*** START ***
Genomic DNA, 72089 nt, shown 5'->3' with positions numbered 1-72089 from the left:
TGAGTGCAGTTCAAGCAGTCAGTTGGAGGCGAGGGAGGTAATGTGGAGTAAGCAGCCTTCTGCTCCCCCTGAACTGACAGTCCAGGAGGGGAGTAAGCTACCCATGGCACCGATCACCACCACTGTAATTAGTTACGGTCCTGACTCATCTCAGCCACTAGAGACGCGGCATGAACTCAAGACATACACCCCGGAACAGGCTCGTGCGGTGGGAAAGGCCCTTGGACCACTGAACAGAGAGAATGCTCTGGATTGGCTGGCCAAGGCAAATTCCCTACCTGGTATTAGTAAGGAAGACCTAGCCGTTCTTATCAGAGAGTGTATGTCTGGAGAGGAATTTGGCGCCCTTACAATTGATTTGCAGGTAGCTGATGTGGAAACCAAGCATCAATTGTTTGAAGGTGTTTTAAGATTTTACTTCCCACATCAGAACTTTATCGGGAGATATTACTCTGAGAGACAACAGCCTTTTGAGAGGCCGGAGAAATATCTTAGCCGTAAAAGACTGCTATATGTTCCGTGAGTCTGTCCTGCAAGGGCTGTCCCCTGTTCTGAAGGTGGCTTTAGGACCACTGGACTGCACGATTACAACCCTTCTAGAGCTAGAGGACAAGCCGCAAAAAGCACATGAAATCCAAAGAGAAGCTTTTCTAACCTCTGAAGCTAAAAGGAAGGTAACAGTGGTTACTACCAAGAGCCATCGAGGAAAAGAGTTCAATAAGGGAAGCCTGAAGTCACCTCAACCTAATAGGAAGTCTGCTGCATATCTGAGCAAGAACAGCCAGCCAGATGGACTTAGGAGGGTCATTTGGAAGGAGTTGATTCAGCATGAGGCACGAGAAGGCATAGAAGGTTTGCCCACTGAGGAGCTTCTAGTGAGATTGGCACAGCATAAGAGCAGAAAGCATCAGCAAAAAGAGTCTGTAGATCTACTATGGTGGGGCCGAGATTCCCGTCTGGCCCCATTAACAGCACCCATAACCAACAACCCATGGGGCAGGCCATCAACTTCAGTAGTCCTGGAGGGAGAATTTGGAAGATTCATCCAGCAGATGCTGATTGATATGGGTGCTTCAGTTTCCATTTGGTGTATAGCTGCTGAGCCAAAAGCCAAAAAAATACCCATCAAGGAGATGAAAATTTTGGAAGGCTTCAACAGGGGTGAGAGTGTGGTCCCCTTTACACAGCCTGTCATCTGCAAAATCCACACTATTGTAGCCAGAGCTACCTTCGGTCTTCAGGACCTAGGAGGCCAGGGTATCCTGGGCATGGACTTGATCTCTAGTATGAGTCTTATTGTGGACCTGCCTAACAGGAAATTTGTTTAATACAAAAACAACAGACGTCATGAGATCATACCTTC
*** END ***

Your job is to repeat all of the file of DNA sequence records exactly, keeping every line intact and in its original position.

Genomic DNA, 72089 nt, shown 5'->3' with positions numbered 1-72089 from the left:
TGAGTGCAGTTCAAGCAGTCAGTTGGAGGCGAGGGAGGTAATGTGGAGTAAGCAGCCTTCTGCTCCCCCTGAACTGACAGTCCAGGAGGGGAGTAAGCTACCCATGGCACCGATCACCACCACTGTAATTAGTTACGGTCCTGACTCATCTCAGCCACTAGAGACGCGGCATGAACTCAAGACATACACCCCGGAACAGGCTCGTGCGGTGGGAAAGGCCCTTGGACCACTGAACAGAGAGAATGCTCTGGATTGGCTGGCCAAGGCAAATTCCCTACCTGGTATTAGTAAGGAAGACCTAGCCGTTCTTATCAGAGAGTGTATGTCTGGAGAGGAATTTGGCGCCCTTACAATTGATTTGCAGGTAGCTGATGTGGAAACCAAGCATCAATTGTTTGAAGGTGTTTTAAGATTTTACTTCCCACATCAGAACTTTATCGGGAGATATTACTCTGAGAGACAACAGCCTTTTGAGAGGCCGGAGAAATATCTTAGCCGTAAAAGACTGCTATATGTTCCGTGAGTCTGTCCTGCAAGGGCTGTCCCCTGTTCTGAAGGTGGCTTTAGGACCACTGGACTGCACGATTACAACCCTTCTAGAGCTAGAGGACAAGCCGCAAAAAGCACATGAAATCCAAAGAGAAGCTTTTCTAACCTCTGAAGCTAAAAGGAAGGTAACAGTGGTTACTACCAAGAGCCATCGAGGAAAAGAGTTCAATAAGGGAAGCCTGAAGTCACCTCAACCTAATAGGAAGTCTGCTGCATATCTGAGCAAGAACAGCCAGCCAGATGGACTTAGGAGGGTCATTTGGAAGGAGTTGATTCAGCATGAGGCACGAGAAGGCATAGAAGGTTTGCCCACTGAGGAGCTTCTAGTGAGATTGGCACAGCATAAGAGCAGAAAGCATCAGCAAAAAGAGTCTGTAGATCTACTATGGTGGGGCCGAGATTCCCGTCTGGCCCCATTAACAGCACCCATAACCAACAACCCATGGGGCAGGCCATCAACTTCAGTAGTCCTGGAGGGAGAATTTGGAAGATTCATCCAGCAGATGCTGATTGATATGGGTGCTTCAGTTTCCATTTGGTGTATAGCTGCTGAGCCAAAAGCCAAAAAAATACCCATCAAGGAGATGAAAATTTTGGAAGGCTTCAACAGGGGTGAGAGTGTGGTCCCCTTTACACAGCCTGTCATCTGCAAAATCCACACTATTGTAGCCAGAGCTACCTTCGGTCTTCAGGACCTAGGAGGCCAGGGTATCCTGGGCATGGACTTGATCTCTAGTATGAGTCTTATTGTGGACCTGCCTAACAGGAAATTTGTTTAATACAAAAACAACAGACGTCATGAGATCATACCTTC